As for long term use, high cumulative exposure worsens cognitive functioning. In a study of 3,385 participants followed for 25 years, those with ongoing use and high lifetime use scored significantly worse on memory testing (as determined by the ability to memorize and retrieve 15-word lists). Additionally, ongoing use into middle-age worsened performance across other domains like processing speed (visual motor speed, sustained attention, and working memory) and executive functioning (the ability to view multiple visual stimuli and respond to one stimulus while suppressing others). Again, no surprise. Despite what Willie Nelson might say, high frequency, long-term marijuana use isn’t healthy for the brain (although it might not detract from the ability to write a good country song).

 

(Biolog Psych 2016; 79: 557.)

 

Marijuana impairs motor skills. Do you want your kids’ bus driver to be high when taking them to school? How about your Uber driver at 3 AM? Or even the barista mixing up your cinnamon cloud macchiato? Given that a third of marijuana users report daily use, there’s a good chance that this is already happening if you live in a state where marijuana is legal for recreational use. The odds of being in a car crash are more than 2-times higher when driving under the influence of cannabis compared to driving unimpaired. This is essentially the same risk associated with driving while intoxicated with an alcohol level of 0.08%. And while the metabolism of THC based on the route of ingestion (smoking versus edibles) makes blood testing problematic, it’s simply irresponsible for legislators to have legalized cannabis without first having establishing criteria for impairment and how to test for it.

 

(Nat’l Academy of Sciences, “The Health Effects of Cannabis and Cannabinoids,” Nat’l Academies Press, 2017).

 

The first recreational sales of marijuana began in Colorado in 2014. Since then, ER visits for accidental pediatric exposures have increased by more than 85%, visits for all-cause marijuana complaints by 73%, and calls to Poison Control for cannabis-related concerns by 74%. The number of ER visits for cannabinoid hyperemesis syndrome (repetitive vomiting related to marijuana) in Colorado have doubled. And this is just the beginning. The fact that marijuana is safer than some other drugs doesn’t mean that it’s safe.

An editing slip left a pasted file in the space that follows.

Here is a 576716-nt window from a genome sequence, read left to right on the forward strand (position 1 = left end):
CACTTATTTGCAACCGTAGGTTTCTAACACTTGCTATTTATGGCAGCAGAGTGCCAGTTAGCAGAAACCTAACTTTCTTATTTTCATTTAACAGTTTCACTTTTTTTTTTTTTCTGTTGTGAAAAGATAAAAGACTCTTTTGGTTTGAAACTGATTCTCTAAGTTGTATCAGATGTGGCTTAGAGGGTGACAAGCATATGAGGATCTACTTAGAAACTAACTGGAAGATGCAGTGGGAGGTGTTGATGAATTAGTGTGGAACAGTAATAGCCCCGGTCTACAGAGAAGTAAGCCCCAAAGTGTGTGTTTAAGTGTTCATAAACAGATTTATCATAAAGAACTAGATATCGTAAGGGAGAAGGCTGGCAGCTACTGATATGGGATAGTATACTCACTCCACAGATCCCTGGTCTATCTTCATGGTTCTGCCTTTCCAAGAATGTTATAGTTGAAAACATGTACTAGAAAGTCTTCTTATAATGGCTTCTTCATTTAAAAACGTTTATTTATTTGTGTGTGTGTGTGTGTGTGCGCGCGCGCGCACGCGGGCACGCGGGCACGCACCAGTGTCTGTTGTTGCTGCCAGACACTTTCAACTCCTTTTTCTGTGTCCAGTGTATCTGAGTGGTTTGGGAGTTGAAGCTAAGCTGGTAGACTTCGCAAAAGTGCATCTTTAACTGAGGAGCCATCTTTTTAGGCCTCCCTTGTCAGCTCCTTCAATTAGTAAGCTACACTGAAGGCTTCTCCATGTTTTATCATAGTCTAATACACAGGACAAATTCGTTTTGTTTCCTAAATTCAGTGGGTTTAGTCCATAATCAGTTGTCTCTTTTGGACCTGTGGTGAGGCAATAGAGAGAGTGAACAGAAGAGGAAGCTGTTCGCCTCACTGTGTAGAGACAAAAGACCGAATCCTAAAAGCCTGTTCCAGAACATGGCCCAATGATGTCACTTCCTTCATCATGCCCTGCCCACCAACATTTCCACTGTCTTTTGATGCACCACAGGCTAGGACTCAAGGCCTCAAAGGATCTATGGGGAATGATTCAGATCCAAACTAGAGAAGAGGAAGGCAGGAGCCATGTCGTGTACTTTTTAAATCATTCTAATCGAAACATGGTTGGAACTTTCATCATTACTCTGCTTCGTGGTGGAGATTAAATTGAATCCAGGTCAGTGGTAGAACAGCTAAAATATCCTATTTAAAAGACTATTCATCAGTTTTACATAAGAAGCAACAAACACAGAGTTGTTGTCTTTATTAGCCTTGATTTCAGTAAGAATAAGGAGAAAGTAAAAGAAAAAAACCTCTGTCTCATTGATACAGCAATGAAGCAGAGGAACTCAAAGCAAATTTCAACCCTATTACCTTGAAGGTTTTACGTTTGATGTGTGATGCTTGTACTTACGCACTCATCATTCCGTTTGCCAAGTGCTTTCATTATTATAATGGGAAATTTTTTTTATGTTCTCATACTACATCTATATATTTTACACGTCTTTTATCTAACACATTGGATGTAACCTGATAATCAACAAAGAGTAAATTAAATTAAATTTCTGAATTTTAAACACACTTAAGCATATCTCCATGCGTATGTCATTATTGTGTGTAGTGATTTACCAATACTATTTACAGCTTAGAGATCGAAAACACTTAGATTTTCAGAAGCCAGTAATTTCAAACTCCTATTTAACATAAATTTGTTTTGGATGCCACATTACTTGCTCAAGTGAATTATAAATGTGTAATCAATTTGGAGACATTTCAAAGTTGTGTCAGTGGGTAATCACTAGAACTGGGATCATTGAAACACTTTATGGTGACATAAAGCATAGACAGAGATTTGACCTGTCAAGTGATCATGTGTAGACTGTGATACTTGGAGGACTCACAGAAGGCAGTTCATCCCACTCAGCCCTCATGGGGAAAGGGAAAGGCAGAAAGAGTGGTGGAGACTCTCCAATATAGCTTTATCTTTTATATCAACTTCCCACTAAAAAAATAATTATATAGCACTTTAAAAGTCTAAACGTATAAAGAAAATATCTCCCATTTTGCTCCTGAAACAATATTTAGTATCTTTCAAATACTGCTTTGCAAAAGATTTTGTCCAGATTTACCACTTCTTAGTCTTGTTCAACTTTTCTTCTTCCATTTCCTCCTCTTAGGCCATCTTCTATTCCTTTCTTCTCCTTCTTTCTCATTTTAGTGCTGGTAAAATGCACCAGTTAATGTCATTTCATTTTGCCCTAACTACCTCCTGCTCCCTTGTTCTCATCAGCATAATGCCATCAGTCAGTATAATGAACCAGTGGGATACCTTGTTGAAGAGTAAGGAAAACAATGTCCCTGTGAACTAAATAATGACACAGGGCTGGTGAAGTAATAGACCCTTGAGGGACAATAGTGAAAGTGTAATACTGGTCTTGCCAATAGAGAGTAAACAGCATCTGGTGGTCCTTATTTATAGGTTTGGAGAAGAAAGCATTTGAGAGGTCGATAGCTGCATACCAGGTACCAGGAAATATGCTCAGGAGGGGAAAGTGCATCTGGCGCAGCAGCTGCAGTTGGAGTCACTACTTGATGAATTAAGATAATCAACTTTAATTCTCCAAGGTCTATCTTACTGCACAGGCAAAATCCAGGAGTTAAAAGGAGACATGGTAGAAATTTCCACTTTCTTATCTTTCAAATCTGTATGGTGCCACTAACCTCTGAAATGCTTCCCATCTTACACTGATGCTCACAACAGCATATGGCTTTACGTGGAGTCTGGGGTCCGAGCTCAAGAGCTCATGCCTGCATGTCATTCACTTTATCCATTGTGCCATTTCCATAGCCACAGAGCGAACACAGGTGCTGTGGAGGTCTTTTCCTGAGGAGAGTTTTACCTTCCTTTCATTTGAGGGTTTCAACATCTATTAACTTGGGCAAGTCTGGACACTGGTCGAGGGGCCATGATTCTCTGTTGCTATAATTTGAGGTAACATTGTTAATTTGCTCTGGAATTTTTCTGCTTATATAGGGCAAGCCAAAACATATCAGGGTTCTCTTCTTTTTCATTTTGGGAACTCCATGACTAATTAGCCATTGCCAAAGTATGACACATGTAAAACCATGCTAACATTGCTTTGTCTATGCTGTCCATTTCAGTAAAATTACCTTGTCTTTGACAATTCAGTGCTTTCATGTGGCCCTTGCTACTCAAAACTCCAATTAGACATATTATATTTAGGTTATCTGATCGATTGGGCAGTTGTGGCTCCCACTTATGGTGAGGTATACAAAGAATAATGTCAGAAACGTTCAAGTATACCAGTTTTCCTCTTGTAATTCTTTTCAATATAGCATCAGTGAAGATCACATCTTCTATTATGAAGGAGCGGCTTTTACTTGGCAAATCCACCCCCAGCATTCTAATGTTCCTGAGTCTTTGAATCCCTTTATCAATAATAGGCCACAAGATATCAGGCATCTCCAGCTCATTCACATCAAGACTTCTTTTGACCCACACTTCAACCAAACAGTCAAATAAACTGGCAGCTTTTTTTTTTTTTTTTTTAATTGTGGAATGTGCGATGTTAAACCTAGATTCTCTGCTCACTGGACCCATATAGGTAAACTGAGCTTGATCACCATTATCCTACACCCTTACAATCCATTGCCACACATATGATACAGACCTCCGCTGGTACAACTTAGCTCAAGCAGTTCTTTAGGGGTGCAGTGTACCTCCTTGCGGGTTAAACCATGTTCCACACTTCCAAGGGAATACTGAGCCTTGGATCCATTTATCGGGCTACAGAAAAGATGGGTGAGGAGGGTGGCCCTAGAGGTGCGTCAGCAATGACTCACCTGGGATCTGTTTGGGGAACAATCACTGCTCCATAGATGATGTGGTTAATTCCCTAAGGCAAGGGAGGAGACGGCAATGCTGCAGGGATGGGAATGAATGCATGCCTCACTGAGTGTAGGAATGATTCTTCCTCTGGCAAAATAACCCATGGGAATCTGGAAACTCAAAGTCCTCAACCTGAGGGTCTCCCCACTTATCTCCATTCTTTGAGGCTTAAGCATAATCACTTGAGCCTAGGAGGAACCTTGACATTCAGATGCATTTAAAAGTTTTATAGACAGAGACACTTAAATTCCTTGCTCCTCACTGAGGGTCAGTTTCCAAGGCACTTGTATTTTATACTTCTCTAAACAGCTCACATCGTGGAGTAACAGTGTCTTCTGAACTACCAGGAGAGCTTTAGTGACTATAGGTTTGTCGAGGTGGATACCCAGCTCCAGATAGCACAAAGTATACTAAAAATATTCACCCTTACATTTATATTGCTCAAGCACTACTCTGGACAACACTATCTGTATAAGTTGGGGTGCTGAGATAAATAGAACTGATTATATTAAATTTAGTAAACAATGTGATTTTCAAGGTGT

(NEJM 2014; 370: 2219)

 

Inhaled marijuana increases the risk of COPD and chronic bronchitis. Comparing marijuana to tobacco, one joint is more irritative than one cigarette, but since people rarely smoke 20 joints a day, the net effect on lung function is less severe in marijuana smokers than tobacco smokers. The risk of lung cancer does not appear to be higher in cannabis users than non-users (although studies suggest an increased risk of testicular cancer in male users).

Marijuana slightly increases the risk of heart attack, stroke, and brain bleeds proximate to use. The risk is small but since the harms are large, why take the chance? Meanwhile, the results of studies on overall mortality associated with cannabis use are mixed. While the National Academy of Sciences report concluded the data insufficient to make a determination, a study of more than 50,000 Swedish men followed over 40 years noted a higher all-cause mortality in marijuana users, while another population-based study of more than 45,000 California patients admitted with a diagnosis of cannabis dependence and followed over 16 years found a 4-fold increased all-cause mortality relative to the general population. Although neither study establishes cause and effect, the takeaway here is that cannabis and the lifestyle surrounding its use are likely hazardous to your health.

 

(Nat’l Academy of Sciences, “The Health Effects of Cannabis and Cannabinoids,” Nat’l Academies Press, 2017).

 

Finally, the elephant in the room—does cannabis cause mental illness, exacerbate pre-existing illness, or neither? Alternatively, might it be a treatment? The first observational study demonstrating a link between marijuana and psychosis appeared in The Lancet way back in 1987. A physician reviewing mental health outcomes in 50,000 male, Swedish military recruits from 1969-1970 noted a striking association between the use of marijuana and the subsequent development of schizophrenia. Even occasional use was associated with a higher risk, but among recruits who admitted to smoking 50 times or more, the subsequent risk of schizophrenia was 6-times higher than in recruits who had never used the drug. Observational trials establish association, not cause and effect, but certainly the study raised the question as to whether marijuana might cause schizophrenia. Proponents for legalization have consistently argued that schizophrenics use marijuana as an anodyne, that it’s a treatment for psychotic symptoms, not a cause of them. This is incorrect.